In this way, it can be said that motivation is more than good words from a manager or cheering-up during the working process. Motivation is a complex process that predetermines the analysis of every employee individually and in a team. In order to find a perfect model that can be applied individually for every employee and in general for all employees together, managers often mix the models in order to satisfy the required demands (Arnolds & Boshoff, 2002).
The connection between motivation and performance is more than obvious. Motivated people experience a willing to do their work better, faster and longer if it is necessary. Besides, they feel less tired or this feeling causes pleasant emotion, which often means that they do something that earlier was difficult or even impossible for them. As a result, the work performance becomes better without any additional resources or hiring more employees.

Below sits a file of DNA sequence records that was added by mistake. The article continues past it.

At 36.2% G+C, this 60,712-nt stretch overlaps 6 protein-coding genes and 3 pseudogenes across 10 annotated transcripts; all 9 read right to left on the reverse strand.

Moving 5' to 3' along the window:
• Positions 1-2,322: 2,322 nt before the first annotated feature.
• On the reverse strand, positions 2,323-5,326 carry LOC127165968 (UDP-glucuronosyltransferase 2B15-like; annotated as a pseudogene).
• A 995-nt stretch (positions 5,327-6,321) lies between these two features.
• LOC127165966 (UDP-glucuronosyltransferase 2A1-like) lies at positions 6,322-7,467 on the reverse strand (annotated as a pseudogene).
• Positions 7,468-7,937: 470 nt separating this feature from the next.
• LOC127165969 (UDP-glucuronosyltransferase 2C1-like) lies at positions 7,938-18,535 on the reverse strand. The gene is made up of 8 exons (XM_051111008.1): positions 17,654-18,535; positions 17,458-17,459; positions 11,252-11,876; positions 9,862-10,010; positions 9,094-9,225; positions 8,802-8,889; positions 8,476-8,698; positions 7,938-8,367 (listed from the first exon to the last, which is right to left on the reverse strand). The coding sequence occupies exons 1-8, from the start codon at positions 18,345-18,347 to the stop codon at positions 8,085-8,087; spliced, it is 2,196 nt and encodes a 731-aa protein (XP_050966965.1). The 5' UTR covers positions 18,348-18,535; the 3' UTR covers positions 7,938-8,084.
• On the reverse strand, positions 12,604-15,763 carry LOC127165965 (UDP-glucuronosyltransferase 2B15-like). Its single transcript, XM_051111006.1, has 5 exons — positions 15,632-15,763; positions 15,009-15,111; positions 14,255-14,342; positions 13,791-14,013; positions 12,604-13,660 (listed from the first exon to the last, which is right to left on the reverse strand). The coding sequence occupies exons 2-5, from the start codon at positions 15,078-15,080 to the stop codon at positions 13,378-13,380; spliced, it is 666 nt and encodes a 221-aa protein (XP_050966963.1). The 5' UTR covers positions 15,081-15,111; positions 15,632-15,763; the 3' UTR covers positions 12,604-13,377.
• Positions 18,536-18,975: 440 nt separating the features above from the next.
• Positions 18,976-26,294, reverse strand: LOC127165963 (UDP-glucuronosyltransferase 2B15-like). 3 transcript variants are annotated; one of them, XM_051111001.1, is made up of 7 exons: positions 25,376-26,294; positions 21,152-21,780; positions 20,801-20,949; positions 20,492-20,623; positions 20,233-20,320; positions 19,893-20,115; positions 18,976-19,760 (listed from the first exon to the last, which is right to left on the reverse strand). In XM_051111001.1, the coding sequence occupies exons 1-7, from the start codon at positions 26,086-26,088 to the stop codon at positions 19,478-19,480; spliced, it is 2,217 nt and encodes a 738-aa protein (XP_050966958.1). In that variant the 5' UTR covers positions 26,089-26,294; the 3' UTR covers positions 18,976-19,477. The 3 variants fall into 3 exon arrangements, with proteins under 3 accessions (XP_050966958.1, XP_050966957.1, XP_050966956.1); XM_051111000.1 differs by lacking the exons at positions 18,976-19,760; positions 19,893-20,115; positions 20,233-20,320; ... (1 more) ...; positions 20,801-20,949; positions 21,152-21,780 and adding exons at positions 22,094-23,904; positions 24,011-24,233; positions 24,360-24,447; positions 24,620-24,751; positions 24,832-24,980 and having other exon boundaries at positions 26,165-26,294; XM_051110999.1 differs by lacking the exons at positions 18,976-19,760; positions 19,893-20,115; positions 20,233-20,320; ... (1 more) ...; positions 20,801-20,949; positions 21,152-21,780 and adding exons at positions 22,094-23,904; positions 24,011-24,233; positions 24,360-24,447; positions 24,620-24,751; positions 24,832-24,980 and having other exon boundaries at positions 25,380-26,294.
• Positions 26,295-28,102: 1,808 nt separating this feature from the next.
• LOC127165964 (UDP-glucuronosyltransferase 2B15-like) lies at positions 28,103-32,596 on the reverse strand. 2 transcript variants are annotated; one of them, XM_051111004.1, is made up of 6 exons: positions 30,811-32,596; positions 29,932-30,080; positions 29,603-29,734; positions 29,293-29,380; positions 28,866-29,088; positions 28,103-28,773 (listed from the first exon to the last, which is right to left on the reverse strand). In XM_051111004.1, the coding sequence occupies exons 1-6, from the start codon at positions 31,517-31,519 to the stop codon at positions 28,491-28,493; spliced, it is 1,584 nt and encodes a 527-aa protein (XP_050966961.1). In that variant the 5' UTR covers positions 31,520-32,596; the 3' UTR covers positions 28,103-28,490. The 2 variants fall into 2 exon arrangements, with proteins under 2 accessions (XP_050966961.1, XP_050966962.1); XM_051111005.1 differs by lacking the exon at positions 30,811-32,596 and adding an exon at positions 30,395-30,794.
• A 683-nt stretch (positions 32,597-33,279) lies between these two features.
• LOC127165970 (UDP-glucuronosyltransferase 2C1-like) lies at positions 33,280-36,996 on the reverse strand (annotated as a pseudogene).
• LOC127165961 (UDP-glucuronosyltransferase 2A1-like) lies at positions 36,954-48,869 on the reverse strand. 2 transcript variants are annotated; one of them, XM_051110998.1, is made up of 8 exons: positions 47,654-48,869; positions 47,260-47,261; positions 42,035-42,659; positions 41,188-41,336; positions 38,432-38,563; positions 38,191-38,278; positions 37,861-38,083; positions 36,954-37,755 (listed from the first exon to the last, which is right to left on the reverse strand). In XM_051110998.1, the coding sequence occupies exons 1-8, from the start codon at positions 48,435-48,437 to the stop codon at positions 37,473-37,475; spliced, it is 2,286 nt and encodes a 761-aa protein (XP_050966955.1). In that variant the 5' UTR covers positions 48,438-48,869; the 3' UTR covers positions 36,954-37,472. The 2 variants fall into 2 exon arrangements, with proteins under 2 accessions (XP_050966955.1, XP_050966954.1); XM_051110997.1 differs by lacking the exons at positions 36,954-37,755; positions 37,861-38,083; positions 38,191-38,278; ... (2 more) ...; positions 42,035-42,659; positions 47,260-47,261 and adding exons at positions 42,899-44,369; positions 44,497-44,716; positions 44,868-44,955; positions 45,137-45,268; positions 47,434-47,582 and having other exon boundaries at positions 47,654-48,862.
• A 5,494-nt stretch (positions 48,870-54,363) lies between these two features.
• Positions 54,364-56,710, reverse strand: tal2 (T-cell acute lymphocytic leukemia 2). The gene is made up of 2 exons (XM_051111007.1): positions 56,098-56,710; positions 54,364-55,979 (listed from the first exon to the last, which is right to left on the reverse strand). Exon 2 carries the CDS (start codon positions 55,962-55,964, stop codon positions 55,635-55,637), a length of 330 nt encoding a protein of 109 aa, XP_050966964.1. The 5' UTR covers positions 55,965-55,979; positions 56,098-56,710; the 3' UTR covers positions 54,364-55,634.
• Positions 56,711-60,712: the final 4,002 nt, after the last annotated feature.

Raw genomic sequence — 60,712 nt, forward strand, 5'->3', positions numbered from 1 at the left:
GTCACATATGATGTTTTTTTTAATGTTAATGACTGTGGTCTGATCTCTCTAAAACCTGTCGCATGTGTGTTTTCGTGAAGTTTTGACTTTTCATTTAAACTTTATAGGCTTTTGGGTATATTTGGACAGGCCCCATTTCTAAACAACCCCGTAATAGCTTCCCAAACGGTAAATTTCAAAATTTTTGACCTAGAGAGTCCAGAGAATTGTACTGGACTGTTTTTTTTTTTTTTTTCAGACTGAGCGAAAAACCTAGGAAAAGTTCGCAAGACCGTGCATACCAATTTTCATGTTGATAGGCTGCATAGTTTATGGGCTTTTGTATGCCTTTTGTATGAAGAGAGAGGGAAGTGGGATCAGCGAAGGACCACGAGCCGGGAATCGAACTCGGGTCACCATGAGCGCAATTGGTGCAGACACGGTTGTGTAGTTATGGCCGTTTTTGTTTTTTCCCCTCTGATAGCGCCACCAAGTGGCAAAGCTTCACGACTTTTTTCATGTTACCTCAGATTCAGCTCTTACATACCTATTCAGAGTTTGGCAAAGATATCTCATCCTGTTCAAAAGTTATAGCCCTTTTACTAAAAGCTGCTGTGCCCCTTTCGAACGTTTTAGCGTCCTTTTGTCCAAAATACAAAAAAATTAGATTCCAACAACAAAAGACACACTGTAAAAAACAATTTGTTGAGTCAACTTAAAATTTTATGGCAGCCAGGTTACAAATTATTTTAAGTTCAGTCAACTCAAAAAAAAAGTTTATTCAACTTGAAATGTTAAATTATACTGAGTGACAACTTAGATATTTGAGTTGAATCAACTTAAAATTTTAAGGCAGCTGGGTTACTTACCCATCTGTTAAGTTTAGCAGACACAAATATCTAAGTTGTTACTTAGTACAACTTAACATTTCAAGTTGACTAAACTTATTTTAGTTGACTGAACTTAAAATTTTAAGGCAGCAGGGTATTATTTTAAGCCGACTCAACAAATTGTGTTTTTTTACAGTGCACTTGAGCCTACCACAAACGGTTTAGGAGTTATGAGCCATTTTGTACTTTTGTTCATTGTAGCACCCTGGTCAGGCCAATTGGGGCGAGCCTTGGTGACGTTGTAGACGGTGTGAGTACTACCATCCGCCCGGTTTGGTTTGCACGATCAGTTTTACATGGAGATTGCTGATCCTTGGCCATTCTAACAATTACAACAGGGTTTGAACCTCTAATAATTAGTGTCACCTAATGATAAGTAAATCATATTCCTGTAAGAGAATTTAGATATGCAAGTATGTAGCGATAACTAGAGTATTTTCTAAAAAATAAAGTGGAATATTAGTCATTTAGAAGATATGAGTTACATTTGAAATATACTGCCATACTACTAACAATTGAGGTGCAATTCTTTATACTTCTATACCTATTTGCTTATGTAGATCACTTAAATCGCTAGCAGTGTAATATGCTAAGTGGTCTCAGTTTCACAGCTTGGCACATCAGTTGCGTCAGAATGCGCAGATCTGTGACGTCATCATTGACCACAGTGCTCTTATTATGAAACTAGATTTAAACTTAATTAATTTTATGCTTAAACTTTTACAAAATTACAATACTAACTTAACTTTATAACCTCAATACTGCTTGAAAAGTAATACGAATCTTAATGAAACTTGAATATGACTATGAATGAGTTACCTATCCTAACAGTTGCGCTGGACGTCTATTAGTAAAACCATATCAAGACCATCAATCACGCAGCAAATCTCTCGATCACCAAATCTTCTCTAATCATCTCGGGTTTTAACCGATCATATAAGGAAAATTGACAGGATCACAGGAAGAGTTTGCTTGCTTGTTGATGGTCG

Individual behavior in an organization is a complex phenomenon that includes many different aspects. Every employee is an individual with some values, principles and lifestyle. Every person has his/her perception of the world and, as a result, some people are more emotional, while others are calm. The task of a manager is to analyze the individual specifics of every employee in order to create an environment where he/she will demonstrate his/her best performance. However, it is quite difficult to create a working atmosphere that will satisfy everybody. In this case, one may use motivation as the main tool of influence on employees’ performance. Finally, if a manager finds a way to use all these tools effectively, he/she will be able to influence the inner process within an organization and to change the organizational behavior according to his/her needs.